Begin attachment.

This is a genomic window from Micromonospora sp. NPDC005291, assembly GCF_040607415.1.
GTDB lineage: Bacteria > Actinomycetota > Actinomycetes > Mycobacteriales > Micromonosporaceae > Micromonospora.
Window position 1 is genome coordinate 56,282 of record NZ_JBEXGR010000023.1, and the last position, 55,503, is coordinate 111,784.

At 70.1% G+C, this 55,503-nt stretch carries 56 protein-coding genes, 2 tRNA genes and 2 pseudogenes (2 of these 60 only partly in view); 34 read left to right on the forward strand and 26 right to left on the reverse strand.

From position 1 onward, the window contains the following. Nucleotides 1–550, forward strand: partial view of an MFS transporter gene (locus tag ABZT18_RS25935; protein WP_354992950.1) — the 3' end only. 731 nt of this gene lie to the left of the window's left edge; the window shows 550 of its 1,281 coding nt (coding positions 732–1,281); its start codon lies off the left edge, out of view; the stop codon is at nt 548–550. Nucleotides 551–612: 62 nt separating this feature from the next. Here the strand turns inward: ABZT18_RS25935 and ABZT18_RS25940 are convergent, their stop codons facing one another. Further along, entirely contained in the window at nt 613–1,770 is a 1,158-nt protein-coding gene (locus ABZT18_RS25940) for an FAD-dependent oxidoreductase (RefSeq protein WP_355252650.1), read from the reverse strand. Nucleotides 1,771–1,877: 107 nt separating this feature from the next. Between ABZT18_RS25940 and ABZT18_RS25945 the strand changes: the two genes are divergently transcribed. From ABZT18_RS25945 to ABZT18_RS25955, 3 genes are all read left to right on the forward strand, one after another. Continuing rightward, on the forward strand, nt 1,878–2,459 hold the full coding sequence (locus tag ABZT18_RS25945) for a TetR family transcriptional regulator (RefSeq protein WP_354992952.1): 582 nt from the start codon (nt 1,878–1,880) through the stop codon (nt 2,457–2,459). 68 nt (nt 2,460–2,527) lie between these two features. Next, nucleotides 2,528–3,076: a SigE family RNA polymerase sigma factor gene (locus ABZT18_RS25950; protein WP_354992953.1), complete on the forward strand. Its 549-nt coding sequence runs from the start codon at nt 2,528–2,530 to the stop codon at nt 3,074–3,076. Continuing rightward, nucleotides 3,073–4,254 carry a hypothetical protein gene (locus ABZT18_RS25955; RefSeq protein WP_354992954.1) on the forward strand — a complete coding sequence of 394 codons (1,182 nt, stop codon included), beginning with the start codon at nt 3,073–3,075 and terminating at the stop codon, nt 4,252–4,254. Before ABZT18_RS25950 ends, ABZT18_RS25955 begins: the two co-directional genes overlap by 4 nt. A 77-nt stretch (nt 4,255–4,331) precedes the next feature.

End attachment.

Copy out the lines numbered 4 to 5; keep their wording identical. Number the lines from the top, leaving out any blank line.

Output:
At 70.1% G+C, this 55,503-nt stretch carries 56 protein-coding genes, 2 tRNA genes and 2 pseudogenes (2 of these 60 only partly in view); 34 read left to right on the forward strand and 26 right to left on the reverse strand.

From position 1 onward, the window contains the following. Nucleotides 1–550, forward strand: partial view of an MFS transporter gene (locus tag ABZT18_RS25935; protein WP_354992950.1) — the 3' end only. 731 nt of this gene lie to the left of the window's left edge; the window shows 550 of its 1,281 coding nt (coding positions 732–1,281); its start codon lies off the left edge, out of view; the stop codon is at nt 548–550. Nucleotides 551–612: 62 nt separating this feature from the next. Here the strand turns inward: ABZT18_RS25935 and ABZT18_RS25940 are convergent, their stop codons facing one another. Further along, entirely contained in the window at nt 613–1,770 is a 1,158-nt protein-coding gene (locus ABZT18_RS25940) for an FAD-dependent oxidoreductase (RefSeq protein WP_355252650.1), read from the reverse strand. Nucleotides 1,771–1,877: 107 nt separating this feature from the next. Between ABZT18_RS25940 and ABZT18_RS25945 the strand changes: the two genes are divergently transcribed. From ABZT18_RS25945 to ABZT18_RS25955, 3 genes are all read left to right on the forward strand, one after another. Continuing rightward, on the forward strand, nt 1,878–2,459 hold the full coding sequence (locus tag ABZT18_RS25945) for a TetR family transcriptional regulator (RefSeq protein WP_354992952.1): 582 nt from the start codon (nt 1,878–1,880) through the stop codon (nt 2,457–2,459). 68 nt (nt 2,460–2,527) lie between these two features. Next, nucleotides 2,528–3,076: a SigE family RNA polymerase sigma factor gene (locus ABZT18_RS25950; protein WP_354992953.1), complete on the forward strand. Its 549-nt coding sequence runs from the start codon at nt 2,528–2,530 to the stop codon at nt 3,074–3,076. Continuing rightward, nucleotides 3,073–4,254 carry a hypothetical protein gene (locus ABZT18_RS25955; RefSeq protein WP_354992954.1) on the forward strand — a complete coding sequence of 394 codons (1,182 nt, stop codon included), beginning with the start codon at nt 3,073–3,075 and terminating at the stop codon, nt 4,252–4,254. Before ABZT18_RS25950 ends, ABZT18_RS25955 begins: the two co-directional genes overlap by 4 nt. A 77-nt stretch (nt 4,255–4,331) precedes the next feature.